Paciga said she immediately sent the alert to her parents, who both have worked at banks “for over 25 years.” 

Her card’s charges, she said, showed a $1 charge from ACU Bookstore in Texas followed by a $0 charge from “Brix Wine and Spirits” in Loveland, Colorado. 

“We think it was they were testing out the card at another place to see if it would go through,” she said. “And then after that came the (charge) for $880.02 in Bentonville, Arkansas. So, three different states, which was actually pretty crazy,” Paciga said.

After speaking with her parents, she wrote her post to the Facebook group in order to see if other students were experiencing similar issues. 

“I didn’t know if it was happening to anyone else because I hadn’t used my card anywhere besides that bookstore purchase for like the week before,” Paciga said.

When she wrote to the group, her post received 18 comments from other students reporting confusing activity in their accounts. 

Many students reading the page, including Hernandez-Montano, canceled their bank cards out of fear that they would also have their information stolen.

“I saw other girls posting about it, and there’s other girls that are saying, ‘Oh, they took like 800,’” Hernandez-Montano said. “So I was just being precautious, and I actually went to cancel my card at the bank.”

Many students have reported the confusing “ACU Bookstore” name on their bank card statements to both Saint Mary’s and The Observer, but Paciga is the only person who reported activity that included her card being used elsewhere. Paciga’s unauthorized charges did not appear under the “ACU Bookstore” label.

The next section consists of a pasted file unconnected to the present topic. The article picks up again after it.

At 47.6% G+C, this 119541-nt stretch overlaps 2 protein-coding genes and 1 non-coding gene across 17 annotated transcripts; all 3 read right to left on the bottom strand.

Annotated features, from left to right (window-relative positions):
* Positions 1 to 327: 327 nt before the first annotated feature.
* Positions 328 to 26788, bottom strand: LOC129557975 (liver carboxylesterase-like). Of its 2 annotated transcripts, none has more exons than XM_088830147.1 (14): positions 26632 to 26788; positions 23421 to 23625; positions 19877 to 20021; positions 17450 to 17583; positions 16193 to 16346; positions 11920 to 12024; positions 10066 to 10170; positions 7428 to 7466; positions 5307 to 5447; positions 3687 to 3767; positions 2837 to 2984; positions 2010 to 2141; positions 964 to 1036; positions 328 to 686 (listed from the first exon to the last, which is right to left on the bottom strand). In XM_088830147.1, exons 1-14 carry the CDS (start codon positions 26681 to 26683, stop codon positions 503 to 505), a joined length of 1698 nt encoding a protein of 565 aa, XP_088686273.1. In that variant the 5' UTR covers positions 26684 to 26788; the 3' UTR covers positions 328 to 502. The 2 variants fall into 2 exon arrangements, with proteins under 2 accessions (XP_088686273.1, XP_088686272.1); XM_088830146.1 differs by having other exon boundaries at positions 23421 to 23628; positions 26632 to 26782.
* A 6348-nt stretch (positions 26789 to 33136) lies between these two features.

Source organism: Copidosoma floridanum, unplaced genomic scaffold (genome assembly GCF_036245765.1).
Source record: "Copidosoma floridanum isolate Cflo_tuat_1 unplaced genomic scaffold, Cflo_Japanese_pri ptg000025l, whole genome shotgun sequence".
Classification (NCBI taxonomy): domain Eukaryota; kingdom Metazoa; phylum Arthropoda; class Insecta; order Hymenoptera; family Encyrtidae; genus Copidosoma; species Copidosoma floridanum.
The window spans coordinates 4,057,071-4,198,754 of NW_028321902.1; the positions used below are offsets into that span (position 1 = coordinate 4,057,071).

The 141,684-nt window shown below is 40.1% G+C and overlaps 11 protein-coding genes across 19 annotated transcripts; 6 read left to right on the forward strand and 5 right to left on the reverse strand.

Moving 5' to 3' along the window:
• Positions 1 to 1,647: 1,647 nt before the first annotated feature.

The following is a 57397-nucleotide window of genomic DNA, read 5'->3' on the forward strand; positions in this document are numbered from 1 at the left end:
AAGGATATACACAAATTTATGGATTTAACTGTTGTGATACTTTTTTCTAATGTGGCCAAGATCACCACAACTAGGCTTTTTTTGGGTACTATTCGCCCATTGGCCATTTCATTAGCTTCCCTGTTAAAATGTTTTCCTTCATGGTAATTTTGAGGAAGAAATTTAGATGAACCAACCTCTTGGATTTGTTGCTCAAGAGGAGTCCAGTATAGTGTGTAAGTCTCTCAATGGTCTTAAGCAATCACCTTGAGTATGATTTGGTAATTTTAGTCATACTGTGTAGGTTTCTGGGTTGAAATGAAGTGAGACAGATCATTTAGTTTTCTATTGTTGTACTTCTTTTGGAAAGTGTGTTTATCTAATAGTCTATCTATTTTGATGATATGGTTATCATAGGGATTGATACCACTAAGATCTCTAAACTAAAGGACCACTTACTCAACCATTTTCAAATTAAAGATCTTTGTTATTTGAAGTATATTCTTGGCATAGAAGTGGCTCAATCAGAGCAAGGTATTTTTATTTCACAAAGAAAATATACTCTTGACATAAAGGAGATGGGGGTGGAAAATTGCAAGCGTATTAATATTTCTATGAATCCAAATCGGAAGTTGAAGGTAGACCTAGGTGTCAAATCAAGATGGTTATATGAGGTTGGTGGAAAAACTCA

College director of public relations Lisa Knox said that the bookstore credit card confusion involved only an incorrect label and not an incorrect amount charged.

“The charges were correct, it was only the name that was wrong,” Knox said.

Hernandez-Montano said she would have liked more information from the school about what was happening with the issue because most of what she heard came from the Facebook group.

 “I think the school could have done, like, a little bit better in trying to inform everybody about it,” Hernandez-Montano said.

Paciga was less frustrated with the college. “I feel like they handled it as best as they could,” she said. “I think it was just a difficult situation.”

Strait wrote that BNC worked to resolve the naming issue as soon as they knew there was one.

“Unfortunately, the bookstore was not made aware of the ACU label until weeks after the website opened for course material purchases,” Strait wrote. “An explanation was immediately posted by Student Affairs staff on social media.”

Contact Liam Price at